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Publication numberUS6950857 B1
Publication typeGrant
Application numberUS 09/541,378
Publication dateSep 27, 2005
Filing dateMar 31, 2000
Priority dateMar 31, 2000
Fee statusPaid
Also published asUS7337218, US20060190564, WO2001075761A2, WO2001075761A8
Publication number09541378, 541378, US 6950857 B1, US 6950857B1, US-B1-6950857, US6950857 B1, US6950857B1
InventorsGreg Arnold
Original AssigneePalmsource, Inc.
Export CitationBiBTeX, EndNote, RefMan
External Links: USPTO, USPTO Assignment, Espacenet
Secure server-based indentification for simplified online transaction processing with palmtop computer
US 6950857 B1
Abstract
A secure simplified transaction processing method and apparatus for a palmtop computer. Sensitive personal information is stored in a secure personal information database. A site map database contains information which maps the fields of the personal information database to frames of a Web page. On request of a palmtop computer, a robot program correlates the personal information fields with the frames of the Web page and sends the personal information back to the palmtop computer. The palmtop computer uses this information to automatically populate the frames of a Web clipping representing a Web page. This has the advantage that the user does not have to manually fill in the frames of the web clipping while providing security for sensitive information.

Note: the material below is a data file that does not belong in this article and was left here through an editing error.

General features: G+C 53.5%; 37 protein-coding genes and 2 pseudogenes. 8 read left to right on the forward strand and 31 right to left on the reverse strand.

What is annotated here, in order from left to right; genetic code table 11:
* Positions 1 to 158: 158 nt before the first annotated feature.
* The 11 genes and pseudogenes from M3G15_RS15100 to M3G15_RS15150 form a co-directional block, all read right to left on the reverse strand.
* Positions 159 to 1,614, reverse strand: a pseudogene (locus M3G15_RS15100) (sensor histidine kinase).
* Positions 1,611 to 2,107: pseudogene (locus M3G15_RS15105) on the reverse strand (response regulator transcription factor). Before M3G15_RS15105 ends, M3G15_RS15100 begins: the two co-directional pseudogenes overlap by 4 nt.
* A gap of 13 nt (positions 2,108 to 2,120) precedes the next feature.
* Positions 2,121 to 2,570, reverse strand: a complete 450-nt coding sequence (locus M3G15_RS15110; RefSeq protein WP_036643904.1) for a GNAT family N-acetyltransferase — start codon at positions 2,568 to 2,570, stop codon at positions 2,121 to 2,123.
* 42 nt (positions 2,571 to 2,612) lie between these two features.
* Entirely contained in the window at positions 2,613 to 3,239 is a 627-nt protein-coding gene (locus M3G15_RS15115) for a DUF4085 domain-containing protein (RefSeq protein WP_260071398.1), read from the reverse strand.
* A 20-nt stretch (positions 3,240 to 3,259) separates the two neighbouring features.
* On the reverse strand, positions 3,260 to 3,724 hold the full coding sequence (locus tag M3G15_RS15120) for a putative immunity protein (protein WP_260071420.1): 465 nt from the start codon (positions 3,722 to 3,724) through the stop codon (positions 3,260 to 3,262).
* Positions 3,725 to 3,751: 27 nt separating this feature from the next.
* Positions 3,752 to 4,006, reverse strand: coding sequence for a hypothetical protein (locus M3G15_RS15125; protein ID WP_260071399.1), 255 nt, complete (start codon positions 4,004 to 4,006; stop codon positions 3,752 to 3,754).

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Claims(20)
1. A method for providing transaction processing in a handheld computer, comprising:
using a file server to process wireless queries and interface between said handheld computer system and the Internet wherein the handheld computer accesses Internet resources using said file server as an intermediary without directly connecting to the Internet;
storing a personal information database, on the file server, that contains personal information data relating to a user of the handheld computer;